NatureServe and Native Plant Conservation in North America

Frances, Anne, Amanda Treher, and Leah Oliver. NatureServe, Arlington, VA. anne_frances@natureserve.org
(Presented at The Future of Ginseng and Forest Botanicals Symposium, July 12-14, 2017, Morgantown, WV)

Abstract

The conservation of native plants, especially those experiencing threats and population declines, is dependent on accurate information about each species location, population health, and protection needs. In cooperation with Natural Heritage Programs in each U.S. state, Canadian Conservation Data Centres, and other collaborators, NatureServe uses a long-standing, standardized, and vetted methodology to evaluate each plant species for its risk of imperilment and conservation priorities. To carryout species-specific assessments at the state/provincial, national, and global levels, the Botany Department develops and maintains the taxonomic, geographic, ecological, and conservation data that determine priorities that support the protection and management of the rarest and most vulnerable plant species. Information on species native to the U.S. and Canada can be accessed on NatureServe Explorer (explorer.natureserve.org).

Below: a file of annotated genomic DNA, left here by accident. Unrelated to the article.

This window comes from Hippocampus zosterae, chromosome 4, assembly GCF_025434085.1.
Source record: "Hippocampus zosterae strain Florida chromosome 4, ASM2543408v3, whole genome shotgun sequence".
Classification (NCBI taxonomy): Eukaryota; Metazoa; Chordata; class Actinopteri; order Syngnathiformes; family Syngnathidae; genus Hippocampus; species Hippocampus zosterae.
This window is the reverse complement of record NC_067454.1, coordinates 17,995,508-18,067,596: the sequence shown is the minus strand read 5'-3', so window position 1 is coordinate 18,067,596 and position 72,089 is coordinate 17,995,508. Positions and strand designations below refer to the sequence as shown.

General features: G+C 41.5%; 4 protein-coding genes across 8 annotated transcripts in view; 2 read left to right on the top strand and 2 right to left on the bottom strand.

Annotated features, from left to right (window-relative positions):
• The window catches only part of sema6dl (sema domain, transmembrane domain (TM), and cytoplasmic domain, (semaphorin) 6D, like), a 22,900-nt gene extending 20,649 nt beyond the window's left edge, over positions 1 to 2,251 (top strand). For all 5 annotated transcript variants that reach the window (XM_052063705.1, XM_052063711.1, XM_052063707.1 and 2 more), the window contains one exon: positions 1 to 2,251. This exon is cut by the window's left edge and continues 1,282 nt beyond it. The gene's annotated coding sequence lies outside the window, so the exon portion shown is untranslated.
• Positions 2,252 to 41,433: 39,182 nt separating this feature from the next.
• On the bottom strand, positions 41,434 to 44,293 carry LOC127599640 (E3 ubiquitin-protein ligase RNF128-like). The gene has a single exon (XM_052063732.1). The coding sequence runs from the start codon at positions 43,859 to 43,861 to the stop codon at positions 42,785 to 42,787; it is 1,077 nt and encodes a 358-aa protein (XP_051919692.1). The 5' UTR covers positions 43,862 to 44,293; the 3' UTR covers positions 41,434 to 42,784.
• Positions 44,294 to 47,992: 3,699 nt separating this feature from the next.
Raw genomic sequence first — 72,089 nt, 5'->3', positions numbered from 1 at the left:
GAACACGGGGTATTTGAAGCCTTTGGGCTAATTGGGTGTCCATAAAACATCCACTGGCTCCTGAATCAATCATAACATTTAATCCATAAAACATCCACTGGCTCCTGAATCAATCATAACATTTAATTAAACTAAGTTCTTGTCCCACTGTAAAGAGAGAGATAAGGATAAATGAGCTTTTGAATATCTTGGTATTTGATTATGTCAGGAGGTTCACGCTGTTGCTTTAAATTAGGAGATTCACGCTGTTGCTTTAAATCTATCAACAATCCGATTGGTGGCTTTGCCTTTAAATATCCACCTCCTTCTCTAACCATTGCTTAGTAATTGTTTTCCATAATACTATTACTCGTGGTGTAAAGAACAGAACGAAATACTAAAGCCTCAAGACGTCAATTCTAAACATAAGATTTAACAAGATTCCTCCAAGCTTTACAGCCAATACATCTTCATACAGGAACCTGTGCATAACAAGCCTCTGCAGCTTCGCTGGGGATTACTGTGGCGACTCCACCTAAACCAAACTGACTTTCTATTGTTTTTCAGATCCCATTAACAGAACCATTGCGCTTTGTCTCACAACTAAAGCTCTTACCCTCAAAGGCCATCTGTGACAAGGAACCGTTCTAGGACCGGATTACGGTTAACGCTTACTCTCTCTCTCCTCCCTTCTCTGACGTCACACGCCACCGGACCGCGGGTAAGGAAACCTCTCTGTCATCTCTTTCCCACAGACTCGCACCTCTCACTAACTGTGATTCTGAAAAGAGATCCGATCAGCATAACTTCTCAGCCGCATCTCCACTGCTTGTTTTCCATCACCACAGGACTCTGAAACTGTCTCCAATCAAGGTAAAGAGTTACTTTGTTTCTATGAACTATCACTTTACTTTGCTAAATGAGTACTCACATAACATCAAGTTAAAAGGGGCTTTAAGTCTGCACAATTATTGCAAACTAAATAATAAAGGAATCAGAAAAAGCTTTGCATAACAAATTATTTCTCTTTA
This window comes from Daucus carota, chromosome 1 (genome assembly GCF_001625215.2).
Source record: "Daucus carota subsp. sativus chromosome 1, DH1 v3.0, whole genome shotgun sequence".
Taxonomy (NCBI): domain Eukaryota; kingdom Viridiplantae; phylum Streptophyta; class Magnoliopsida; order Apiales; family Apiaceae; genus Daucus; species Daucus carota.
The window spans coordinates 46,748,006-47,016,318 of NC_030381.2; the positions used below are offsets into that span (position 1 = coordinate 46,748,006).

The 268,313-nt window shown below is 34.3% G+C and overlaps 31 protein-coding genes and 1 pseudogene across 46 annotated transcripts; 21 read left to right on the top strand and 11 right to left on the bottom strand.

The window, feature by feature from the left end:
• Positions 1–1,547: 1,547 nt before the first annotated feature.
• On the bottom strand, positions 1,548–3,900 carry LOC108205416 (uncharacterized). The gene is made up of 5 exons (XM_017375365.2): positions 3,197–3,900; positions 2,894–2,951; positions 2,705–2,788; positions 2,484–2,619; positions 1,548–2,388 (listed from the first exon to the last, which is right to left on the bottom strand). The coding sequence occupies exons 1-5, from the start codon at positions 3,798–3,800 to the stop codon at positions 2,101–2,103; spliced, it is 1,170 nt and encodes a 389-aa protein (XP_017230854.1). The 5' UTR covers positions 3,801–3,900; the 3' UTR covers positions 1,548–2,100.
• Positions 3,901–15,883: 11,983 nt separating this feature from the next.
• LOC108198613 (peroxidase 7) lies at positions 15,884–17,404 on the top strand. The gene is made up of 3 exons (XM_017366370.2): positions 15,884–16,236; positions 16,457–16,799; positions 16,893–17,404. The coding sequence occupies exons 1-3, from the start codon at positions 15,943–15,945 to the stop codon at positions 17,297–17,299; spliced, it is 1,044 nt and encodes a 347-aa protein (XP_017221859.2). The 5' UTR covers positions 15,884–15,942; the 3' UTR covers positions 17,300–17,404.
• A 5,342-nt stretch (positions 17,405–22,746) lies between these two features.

Keywords:  Plant Conservation, Status Assessments, Extinction Risk

Life on Earth depends on plants: they are the foundations of ecosystems and important habitats, and critical sources of food, oxygen, and medicine. Globally, about one in five plants is estimated to be at risk of extinction (Kew 2016). In the United States and Canada, more than 30% of vascular plant species are currently vulnerable to extinction (NatureServe 2017). Plants continue to face threats such as habitat loss and degradation, invasive species, overpopulation, and climate change (Kew 2017, Hernández-Yáñez et al. 2016). Without an increased focus on plant conservation, we risk losing plant diversity.